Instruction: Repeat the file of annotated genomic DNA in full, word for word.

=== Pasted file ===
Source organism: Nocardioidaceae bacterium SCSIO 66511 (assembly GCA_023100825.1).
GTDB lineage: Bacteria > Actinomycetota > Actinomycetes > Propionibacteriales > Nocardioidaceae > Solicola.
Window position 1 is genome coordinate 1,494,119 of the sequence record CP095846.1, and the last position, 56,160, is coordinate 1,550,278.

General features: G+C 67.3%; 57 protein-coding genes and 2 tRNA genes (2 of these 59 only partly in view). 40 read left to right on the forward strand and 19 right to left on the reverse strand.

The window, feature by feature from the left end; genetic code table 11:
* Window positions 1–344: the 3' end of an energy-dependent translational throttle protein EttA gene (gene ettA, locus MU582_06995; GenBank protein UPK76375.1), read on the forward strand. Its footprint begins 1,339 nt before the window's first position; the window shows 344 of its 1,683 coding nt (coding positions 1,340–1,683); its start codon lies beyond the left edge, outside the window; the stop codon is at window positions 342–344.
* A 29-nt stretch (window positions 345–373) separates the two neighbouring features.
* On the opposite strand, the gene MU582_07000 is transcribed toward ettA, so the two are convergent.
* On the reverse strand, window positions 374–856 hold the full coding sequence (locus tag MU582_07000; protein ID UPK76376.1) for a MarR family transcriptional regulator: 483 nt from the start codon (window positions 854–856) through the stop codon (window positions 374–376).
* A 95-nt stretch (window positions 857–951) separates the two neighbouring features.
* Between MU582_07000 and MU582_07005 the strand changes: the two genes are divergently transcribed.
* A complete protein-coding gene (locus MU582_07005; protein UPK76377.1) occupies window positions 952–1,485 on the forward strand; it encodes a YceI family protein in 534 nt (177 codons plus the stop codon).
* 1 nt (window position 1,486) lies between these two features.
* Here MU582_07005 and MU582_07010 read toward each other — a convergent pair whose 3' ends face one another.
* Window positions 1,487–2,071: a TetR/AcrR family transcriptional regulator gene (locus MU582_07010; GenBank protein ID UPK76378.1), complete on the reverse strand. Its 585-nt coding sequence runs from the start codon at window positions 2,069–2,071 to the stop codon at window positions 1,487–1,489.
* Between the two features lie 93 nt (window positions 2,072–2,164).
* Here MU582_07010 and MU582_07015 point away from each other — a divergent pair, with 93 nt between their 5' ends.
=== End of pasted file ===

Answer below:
Source organism: Nocardioidaceae bacterium SCSIO 66511 (assembly GCA_023100825.1).
GTDB lineage: Bacteria > Actinomycetota > Actinomycetes > Propionibacteriales > Nocardioidaceae > Solicola.
Window position 1 is genome coordinate 1,494,119 of the sequence record CP095846.1, and the last position, 56,160, is coordinate 1,550,278.

General features: G+C 67.3%; 57 protein-coding genes and 2 tRNA genes (2 of these 59 only partly in view). 40 read left to right on the forward strand and 19 right to left on the reverse strand.

The window, feature by feature from the left end; genetic code table 11:
* Window positions 1–344: the 3' end of an energy-dependent translational throttle protein EttA gene (gene ettA, locus MU582_06995; GenBank protein UPK76375.1), read on the forward strand. Its footprint begins 1,339 nt before the window's first position; the window shows 344 of its 1,683 coding nt (coding positions 1,340–1,683); its start codon lies beyond the left edge, outside the window; the stop codon is at window positions 342–344.
* A 29-nt stretch (window positions 345–373) separates the two neighbouring features.
* On the opposite strand, the gene MU582_07000 is transcribed toward ettA, so the two are convergent.
* On the reverse strand, window positions 374–856 hold the full coding sequence (locus tag MU582_07000; protein ID UPK76376.1) for a MarR family transcriptional regulator: 483 nt from the start codon (window positions 854–856) through the stop codon (window positions 374–376).
* A 95-nt stretch (window positions 857–951) separates the two neighbouring features.
* Between MU582_07000 and MU582_07005 the strand changes: the two genes are divergently transcribed.
* A complete protein-coding gene (locus MU582_07005; protein UPK76377.1) occupies window positions 952–1,485 on the forward strand; it encodes a YceI family protein in 534 nt (177 codons plus the stop codon).
* 1 nt (window position 1,486) lies between these two features.
* Here MU582_07005 and MU582_07010 read toward each other — a convergent pair whose 3' ends face one another.
* Window positions 1,487–2,071: a TetR/AcrR family transcriptional regulator gene (locus MU582_07010; GenBank protein ID UPK76378.1), complete on the reverse strand. Its 585-nt coding sequence runs from the start codon at window positions 2,069–2,071 to the stop codon at window positions 1,487–1,489.
* Between the two features lie 93 nt (window positions 2,072–2,164).
* Here MU582_07010 and MU582_07015 point away from each other — a divergent pair, with 93 nt between their 5' ends.